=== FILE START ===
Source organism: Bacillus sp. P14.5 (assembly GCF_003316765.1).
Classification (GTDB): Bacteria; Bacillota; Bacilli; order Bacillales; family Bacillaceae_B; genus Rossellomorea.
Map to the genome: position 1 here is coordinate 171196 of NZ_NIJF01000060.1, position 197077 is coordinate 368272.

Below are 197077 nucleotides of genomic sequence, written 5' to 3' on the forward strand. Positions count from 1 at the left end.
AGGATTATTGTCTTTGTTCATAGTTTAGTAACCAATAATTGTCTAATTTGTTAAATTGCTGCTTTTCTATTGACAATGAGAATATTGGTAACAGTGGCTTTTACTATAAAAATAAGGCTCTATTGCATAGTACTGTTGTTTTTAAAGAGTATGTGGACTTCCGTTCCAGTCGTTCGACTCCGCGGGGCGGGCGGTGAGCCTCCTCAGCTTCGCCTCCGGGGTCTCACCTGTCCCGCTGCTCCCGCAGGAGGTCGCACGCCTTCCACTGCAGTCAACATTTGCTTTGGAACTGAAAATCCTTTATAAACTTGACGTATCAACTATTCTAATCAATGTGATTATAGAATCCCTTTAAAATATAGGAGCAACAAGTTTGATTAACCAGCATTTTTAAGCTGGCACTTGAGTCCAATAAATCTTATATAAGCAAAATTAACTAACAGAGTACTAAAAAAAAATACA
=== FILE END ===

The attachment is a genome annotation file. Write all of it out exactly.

Source organism: Bacillus sp. P14.5 (assembly GCF_003316765.1).
Classification (GTDB): Bacteria; Bacillota; Bacilli; order Bacillales; family Bacillaceae_B; genus Rossellomorea.
Map to the genome: position 1 here is coordinate 171196 of NZ_NIJF01000060.1, position 197077 is coordinate 368272.

Below are 197077 nucleotides of genomic sequence, written 5' to 3' on the forward strand. Positions count from 1 at the left end.
AGGATTATTGTCTTTGTTCATAGTTTAGTAACCAATAATTGTCTAATTTGTTAAATTGCTGCTTTTCTATTGACAATGAGAATATTGGTAACAGTGGCTTTTACTATAAAAATAAGGCTCTATTGCATAGTACTGTTGTTTTTAAAGAGTATGTGGACTTCCGTTCCAGTCGTTCGACTCCGCGGGGCGGGCGGTGAGCCTCCTCAGCTTCGCCTCCGGGGTCTCACCTGTCCCGCTGCTCCCGCAGGAGGTCGCACGCCTTCCACTGCAGTCAACATTTGCTTTGGAACTGAAAATCCTTTATAAACTTGACGTATCAACTATTCTAATCAATGTGATTATAGAATCCCTTTAAAATATAGGAGCAACAAGTTTGATTAACCAGCATTTTTAAGCTGGCACTTGAGTCCAATAAATCTTATATAAGCAAAATTAACTAACAGAGTACTAAAAAAAAATACA